This was written for a contest with a requirement
that it had to either start or end with the
sentence: "Please, come in."

Timeless Treasures
by Xander Riley




"Please, come in."

I turned toward the voice, not expecting to see anything but a wall and maybe a homeless person.  I had walked this same block every day for the past two
years on my shortcut to my favorite restaurant for lunch.  There was nothing here but an empty warehouse that was completely boarded up.  Because I was
the only one on the street at that moment, the sound of a voice took me by surprise.  Nobody used this street anymore, not since Central Avenue  had been
renovated only one block east of here.  The only pedestrians I ever encountered were the occasional bum or wino - always asking for a handout.  But there
was a quality to the voice that suggested to me that this was not a transient.

A storefront, which I had never noticed, advertised a shop named Timeless Treasures.  An elderly woman was standing in the doorway to what appeared to
be a small novelty shop.  She was dressed in a blue skirt with a white poodle on it that made her look like a throwback to the fifties.  Her long gray hair draped
loosely over her shoulders, reaching nearly to her knees.  But her eyes were a brilliant, clear blue - the eyes of a young woman.  She smiled at me and her
eyes lit up even brighter.

I was intrigued, both by her unusual style and by the surprising existence of the shop.  She seemed so frail and totally harmless - no threat at all to a man of
my size - so  I stepped forward and greeted her.

"Please, sir, come in and have a look around.  I am sure that you will discover something to your liking!"

Something about her voice drew me inside.  When she spoke, it was musical - almost a song.  Stepping backward into the shop and extending her arm in
invitation, she made way for me to enter.  I didn't have to be back to work for an hour, so I went inside.

I crossed the threshold and gasped.  The temperature dropped from a sweltering 95 degrees outside to a chilly 70 as I entered the shop.  It took a couple of
minutes for my eyes to adjust to the dim light.  There were glass display cases along each wall containing a variety of knick-knacks.  A rack of postcards stood
by the front door and there were rugs hanging on hooks from the ceiling throughout the room.  An antique table in the middle of the room displayed clocks
from many time periods - from sundials to digital alarm clocks.

I was even more intrigued now.  "What sort of shop is this?  You have a pretty interesting assortment of items here."

Receiving no response, I turned back to look at the old woman.  She was gone.  So was the front door.  There was a solid wall with another glass case in front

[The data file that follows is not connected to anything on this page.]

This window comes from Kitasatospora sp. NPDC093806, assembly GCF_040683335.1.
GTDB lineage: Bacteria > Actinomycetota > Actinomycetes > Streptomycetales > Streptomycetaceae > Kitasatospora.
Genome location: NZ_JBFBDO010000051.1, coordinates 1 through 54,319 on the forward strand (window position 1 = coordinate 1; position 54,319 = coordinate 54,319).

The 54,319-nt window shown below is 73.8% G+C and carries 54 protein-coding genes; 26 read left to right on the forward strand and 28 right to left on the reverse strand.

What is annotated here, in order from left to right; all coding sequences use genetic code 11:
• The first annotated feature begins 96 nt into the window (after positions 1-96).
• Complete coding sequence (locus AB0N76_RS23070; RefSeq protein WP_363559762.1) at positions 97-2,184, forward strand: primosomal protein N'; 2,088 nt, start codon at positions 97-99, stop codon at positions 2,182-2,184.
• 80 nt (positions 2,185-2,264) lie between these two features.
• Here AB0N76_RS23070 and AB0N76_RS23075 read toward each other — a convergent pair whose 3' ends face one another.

of me.  Confused, I spun around, looking for another exit.  Claustrophobia was never a problem for me, but I did not enjoy being trapped against my will.  
Especially in a situation that could not possibly be happening!  Could I have lost my mind?

The case where the door used to be was filled with memorabilia from the fifties - bumper stickers, foxtails, campaign buttons, photographs of celebrities, and
an old high-school yearbook.  I looked around the room at the other displays.  Each one was from a different historical era.  The Roaring Twenties, the Civil
War, Woodstock, the California Gold Rush.  In the center of each display was a framed photograph of a person from that time period.

Returning to the fifties display, I took a closer look at the picture and recognized the shop owner - when she was much, much younger.  I leaned forward to get
a closer look at the photograph.  Her dark hair was tied in a ponytail that hung to her waist.  She was wearing the same poodle skirt - or at least one just like it
(after all, the picture was in black and white).  Her signature was scrawled across the bottom, the last name a nearly illegible loop: Carrie A.

The display cases were not locked, so I reached inside and pulled out the yearbook.  I found her without any problem.  Her picture was on nearly every page -
she was the homecoming queen, the head cheerleader, and the class valedictorian.  Introducing Miss Popularity, Carrie Atherton.  Voted Most Likely To
Succeed.  I scanned through the various pictures of her as a cheerleader, giving a speech to her classmates, and even volunteering in an old folk’s home.  
Her class picture was more subdued, with glasses and a buttoned-up collar, but that wasn't what caught my attention.  Her class photo was right next to Susie
Atkinson - my grandmother!

Before my mind could register any reason for the connection, I heard a door open behind me.  Impossible!  There were no other doors in the room when I